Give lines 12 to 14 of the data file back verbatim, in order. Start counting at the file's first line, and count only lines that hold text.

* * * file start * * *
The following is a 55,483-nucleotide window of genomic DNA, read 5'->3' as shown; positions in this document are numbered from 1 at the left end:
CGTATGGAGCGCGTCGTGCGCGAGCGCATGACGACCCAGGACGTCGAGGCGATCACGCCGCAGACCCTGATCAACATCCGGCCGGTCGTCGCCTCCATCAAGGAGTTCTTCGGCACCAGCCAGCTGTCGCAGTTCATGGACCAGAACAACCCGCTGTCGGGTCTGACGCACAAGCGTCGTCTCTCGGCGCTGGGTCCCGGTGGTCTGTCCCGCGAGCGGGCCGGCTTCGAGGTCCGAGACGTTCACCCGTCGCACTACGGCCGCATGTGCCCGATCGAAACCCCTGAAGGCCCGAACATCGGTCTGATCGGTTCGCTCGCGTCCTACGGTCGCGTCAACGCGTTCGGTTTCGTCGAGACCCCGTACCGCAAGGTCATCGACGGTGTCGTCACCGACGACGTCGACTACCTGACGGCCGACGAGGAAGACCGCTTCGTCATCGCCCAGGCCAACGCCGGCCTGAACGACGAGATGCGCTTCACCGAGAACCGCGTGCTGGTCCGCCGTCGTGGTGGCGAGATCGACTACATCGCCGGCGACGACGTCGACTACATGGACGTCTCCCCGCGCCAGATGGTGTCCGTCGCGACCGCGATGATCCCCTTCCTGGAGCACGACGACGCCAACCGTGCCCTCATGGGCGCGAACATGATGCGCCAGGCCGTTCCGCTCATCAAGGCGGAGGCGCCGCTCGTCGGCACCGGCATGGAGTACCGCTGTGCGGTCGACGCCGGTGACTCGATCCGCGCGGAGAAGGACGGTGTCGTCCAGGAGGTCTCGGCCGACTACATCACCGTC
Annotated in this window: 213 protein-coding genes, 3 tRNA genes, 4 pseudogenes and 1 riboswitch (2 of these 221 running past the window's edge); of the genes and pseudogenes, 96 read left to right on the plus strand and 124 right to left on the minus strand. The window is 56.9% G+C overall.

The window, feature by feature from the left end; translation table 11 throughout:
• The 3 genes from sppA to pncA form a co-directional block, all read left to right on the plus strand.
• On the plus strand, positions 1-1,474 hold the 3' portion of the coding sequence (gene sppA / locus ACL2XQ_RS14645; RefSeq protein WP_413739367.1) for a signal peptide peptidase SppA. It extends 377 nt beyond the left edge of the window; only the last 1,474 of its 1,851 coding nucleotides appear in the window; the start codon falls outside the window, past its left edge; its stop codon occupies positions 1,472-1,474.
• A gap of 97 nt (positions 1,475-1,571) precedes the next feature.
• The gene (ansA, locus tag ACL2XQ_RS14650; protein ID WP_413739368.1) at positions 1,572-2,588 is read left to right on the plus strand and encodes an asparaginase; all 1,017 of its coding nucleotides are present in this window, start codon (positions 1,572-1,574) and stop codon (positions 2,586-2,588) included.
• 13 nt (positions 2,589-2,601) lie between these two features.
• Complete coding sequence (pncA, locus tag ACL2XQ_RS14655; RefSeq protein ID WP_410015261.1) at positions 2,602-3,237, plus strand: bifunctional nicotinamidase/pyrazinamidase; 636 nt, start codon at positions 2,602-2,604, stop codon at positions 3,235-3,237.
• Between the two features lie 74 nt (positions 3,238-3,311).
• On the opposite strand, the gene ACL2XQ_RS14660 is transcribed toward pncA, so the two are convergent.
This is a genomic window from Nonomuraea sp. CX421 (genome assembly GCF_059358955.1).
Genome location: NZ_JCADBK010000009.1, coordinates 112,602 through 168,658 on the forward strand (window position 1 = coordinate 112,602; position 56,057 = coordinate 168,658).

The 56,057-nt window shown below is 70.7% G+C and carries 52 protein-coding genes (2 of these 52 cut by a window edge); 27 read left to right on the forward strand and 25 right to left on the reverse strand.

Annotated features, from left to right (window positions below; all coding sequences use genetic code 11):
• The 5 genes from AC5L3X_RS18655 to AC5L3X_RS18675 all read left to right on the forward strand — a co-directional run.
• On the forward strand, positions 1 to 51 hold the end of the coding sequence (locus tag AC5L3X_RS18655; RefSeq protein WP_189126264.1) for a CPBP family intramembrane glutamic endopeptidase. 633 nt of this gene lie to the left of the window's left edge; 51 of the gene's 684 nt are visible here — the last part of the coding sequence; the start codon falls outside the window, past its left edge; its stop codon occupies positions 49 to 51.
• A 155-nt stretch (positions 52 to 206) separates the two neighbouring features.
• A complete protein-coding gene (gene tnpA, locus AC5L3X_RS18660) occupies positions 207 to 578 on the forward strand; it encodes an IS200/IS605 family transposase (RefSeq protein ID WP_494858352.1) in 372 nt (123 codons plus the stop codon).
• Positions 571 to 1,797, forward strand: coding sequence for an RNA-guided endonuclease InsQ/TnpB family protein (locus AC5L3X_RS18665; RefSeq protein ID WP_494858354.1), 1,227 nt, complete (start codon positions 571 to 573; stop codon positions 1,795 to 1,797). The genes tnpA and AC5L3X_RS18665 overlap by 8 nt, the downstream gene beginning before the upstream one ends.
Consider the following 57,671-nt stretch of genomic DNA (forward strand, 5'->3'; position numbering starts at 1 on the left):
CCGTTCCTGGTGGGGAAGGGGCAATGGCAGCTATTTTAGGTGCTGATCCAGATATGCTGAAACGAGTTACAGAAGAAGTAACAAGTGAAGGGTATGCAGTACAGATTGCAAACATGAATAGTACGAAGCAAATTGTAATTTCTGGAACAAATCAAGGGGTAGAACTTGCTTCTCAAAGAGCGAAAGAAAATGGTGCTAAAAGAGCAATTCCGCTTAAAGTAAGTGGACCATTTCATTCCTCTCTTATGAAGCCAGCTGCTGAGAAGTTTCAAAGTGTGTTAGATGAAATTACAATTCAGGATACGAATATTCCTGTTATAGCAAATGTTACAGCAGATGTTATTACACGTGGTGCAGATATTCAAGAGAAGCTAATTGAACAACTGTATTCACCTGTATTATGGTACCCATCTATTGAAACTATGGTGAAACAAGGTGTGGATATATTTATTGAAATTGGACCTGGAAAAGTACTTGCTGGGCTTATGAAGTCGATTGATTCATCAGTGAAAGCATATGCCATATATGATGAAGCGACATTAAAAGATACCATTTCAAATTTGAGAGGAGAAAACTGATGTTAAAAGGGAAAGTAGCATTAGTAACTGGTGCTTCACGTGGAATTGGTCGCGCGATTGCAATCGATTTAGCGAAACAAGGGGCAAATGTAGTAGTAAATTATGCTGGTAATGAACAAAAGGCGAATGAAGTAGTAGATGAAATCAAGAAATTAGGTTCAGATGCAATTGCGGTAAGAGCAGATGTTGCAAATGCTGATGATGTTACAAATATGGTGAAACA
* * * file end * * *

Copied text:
• On the opposite strand, the gene ACL2XQ_RS14660 is transcribed toward pncA, so the two are convergent.
This is a genomic window from Nonomuraea sp. CX421 (genome assembly GCF_059358955.1).
Genome location: NZ_JCADBK010000009.1, coordinates 112,602 through 168,658 on the forward strand (window position 1 = coordinate 112,602; position 56,057 = coordinate 168,658).